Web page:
Creeper is a young orphan girl who spends her days creeping around New Orleans stealing what she can to survive in the Alternate version of America after the Civil War where New Orleans is a free state and the United States is no longer United. 

During one of her nights out she overhears that someone wants to sell a dangerous weapon. The same weapon that destroyed New Orleans in the past, a thunder storm so powerful it’s bound to knock New Orleans and all of its inhabitants off the face of the earth. 

Only one person, a female captain of an airship can help Creeper capture the man who intends to trade the fate of New Orleans for a precious Jewel. 

Using magic, wit, and the powers of the goddesses Oya and Oshun the two heroines save the day and forge a new friendship where they save not only themselves but the many different groups of people from Confederates, to Haitians, and a couple of mystical nuns, who reside in New Orleans.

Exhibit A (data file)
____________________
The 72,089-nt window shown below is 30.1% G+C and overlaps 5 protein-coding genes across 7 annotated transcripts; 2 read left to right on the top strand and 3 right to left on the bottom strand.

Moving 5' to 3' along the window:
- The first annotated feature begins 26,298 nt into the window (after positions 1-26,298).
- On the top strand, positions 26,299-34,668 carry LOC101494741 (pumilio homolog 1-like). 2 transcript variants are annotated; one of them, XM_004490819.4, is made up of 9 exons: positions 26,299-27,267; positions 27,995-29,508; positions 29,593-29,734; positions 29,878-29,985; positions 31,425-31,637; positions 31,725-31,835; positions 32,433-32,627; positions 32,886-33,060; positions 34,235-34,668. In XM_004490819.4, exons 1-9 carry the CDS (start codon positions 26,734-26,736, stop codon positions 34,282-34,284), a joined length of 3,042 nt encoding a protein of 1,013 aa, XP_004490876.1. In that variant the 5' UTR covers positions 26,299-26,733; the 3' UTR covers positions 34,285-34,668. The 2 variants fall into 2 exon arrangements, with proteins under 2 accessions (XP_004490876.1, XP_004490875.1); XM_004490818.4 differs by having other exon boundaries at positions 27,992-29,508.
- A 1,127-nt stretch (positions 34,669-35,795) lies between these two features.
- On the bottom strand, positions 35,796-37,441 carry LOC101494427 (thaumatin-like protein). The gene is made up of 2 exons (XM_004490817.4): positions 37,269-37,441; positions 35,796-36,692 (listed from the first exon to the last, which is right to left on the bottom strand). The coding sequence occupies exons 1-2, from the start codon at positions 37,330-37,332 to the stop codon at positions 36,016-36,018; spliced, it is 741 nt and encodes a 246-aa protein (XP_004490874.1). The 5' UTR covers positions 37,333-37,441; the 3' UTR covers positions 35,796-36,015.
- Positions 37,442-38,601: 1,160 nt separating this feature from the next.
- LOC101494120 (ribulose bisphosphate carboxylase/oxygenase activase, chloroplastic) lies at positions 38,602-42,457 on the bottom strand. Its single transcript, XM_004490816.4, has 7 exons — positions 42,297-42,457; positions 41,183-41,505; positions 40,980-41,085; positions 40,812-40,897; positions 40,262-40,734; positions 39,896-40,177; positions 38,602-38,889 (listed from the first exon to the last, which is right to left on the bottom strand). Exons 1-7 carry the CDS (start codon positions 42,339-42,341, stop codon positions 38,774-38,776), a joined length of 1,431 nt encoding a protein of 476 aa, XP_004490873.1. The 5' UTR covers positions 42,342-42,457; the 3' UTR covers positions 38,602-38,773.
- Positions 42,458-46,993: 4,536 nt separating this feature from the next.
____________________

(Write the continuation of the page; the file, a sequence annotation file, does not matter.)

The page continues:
I thoroughly enjoyed all of the Black Girl Magic and the reimagining of a Fantastical America. 5 Stars. 

Book Review: We Were Mothers

We Were Mothers by Katie Sise

Mira Madsen has disappeared the night after attending the birthday party for the set of twin toddlers she babysits. Her mother Laurel is terrified that something horrible has happened to her. The woman she babysits for, Cora, is devastated by the unsettling secret that Mira told her prior to her disappearance which threw her seemingly perfect mariage in to more turmoil than she never imagined  was possible. 

As the police question everyone who was at the party we’re taken on a journey through the lives of some of the mothers and members of the town Ravenclaw. Whose wealthy inhabitants are guarding various secrets in their oversized lawns and behind their floor to ceiling windows.